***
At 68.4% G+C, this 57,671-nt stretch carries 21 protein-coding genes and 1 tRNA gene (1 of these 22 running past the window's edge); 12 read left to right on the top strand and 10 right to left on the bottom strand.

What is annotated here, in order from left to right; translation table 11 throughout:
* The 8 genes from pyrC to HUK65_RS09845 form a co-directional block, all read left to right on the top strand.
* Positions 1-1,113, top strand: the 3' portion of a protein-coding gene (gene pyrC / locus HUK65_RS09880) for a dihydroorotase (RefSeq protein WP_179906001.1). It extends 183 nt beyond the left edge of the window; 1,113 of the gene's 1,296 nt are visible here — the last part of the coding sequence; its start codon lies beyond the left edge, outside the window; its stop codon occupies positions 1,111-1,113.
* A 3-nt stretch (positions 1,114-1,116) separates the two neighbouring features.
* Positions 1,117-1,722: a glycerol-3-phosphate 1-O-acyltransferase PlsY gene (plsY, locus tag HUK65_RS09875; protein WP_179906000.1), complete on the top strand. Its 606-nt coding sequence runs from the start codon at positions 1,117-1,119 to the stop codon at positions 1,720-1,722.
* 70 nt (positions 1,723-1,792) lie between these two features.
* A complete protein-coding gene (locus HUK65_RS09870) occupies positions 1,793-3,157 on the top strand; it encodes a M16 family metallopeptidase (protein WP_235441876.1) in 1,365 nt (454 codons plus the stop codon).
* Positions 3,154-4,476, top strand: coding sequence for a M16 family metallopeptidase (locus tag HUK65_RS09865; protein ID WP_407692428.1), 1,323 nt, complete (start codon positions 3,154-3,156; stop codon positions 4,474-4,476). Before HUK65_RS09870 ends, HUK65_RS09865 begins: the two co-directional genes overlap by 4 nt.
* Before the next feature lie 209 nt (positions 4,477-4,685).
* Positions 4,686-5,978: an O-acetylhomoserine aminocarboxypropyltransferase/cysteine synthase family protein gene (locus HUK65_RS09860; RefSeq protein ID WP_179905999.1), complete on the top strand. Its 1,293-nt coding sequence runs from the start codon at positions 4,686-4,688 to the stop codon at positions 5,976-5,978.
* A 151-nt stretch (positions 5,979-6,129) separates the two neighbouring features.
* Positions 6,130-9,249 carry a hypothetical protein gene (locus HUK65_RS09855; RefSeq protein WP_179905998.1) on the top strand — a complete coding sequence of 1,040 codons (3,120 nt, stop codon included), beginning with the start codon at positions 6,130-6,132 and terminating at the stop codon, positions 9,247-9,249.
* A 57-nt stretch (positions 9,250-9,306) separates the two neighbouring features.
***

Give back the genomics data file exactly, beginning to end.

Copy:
At 68.4% G+C, this 57,671-nt stretch carries 21 protein-coding genes and 1 tRNA gene (1 of these 22 running past the window's edge); 12 read left to right on the top strand and 10 right to left on the bottom strand.

What is annotated here, in order from left to right; translation table 11 throughout:
* The 8 genes from pyrC to HUK65_RS09845 form a co-directional block, all read left to right on the top strand.
* Positions 1-1,113, top strand: the 3' portion of a protein-coding gene (gene pyrC / locus HUK65_RS09880) for a dihydroorotase (RefSeq protein WP_179906001.1). It extends 183 nt beyond the left edge of the window; 1,113 of the gene's 1,296 nt are visible here — the last part of the coding sequence; its start codon lies beyond the left edge, outside the window; its stop codon occupies positions 1,111-1,113.
* A 3-nt stretch (positions 1,114-1,116) separates the two neighbouring features.
* Positions 1,117-1,722: a glycerol-3-phosphate 1-O-acyltransferase PlsY gene (plsY, locus tag HUK65_RS09875; protein WP_179906000.1), complete on the top strand. Its 606-nt coding sequence runs from the start codon at positions 1,117-1,119 to the stop codon at positions 1,720-1,722.
* 70 nt (positions 1,723-1,792) lie between these two features.
* A complete protein-coding gene (locus HUK65_RS09870) occupies positions 1,793-3,157 on the top strand; it encodes a M16 family metallopeptidase (protein WP_235441876.1) in 1,365 nt (454 codons plus the stop codon).
* Positions 3,154-4,476, top strand: coding sequence for a M16 family metallopeptidase (locus tag HUK65_RS09865; protein ID WP_407692428.1), 1,323 nt, complete (start codon positions 3,154-3,156; stop codon positions 4,474-4,476). Before HUK65_RS09870 ends, HUK65_RS09865 begins: the two co-directional genes overlap by 4 nt.
* Before the next feature lie 209 nt (positions 4,477-4,685).
* Positions 4,686-5,978: an O-acetylhomoserine aminocarboxypropyltransferase/cysteine synthase family protein gene (locus HUK65_RS09860; RefSeq protein ID WP_179905999.1), complete on the top strand. Its 1,293-nt coding sequence runs from the start codon at positions 4,686-4,688 to the stop codon at positions 5,976-5,978.
* A 151-nt stretch (positions 5,979-6,129) separates the two neighbouring features.
* Positions 6,130-9,249 carry a hypothetical protein gene (locus HUK65_RS09855; RefSeq protein WP_179905998.1) on the top strand — a complete coding sequence of 1,040 codons (3,120 nt, stop codon included), beginning with the start codon at positions 6,130-6,132 and terminating at the stop codon, positions 9,247-9,249.
* A 57-nt stretch (positions 9,250-9,306) separates the two neighbouring features.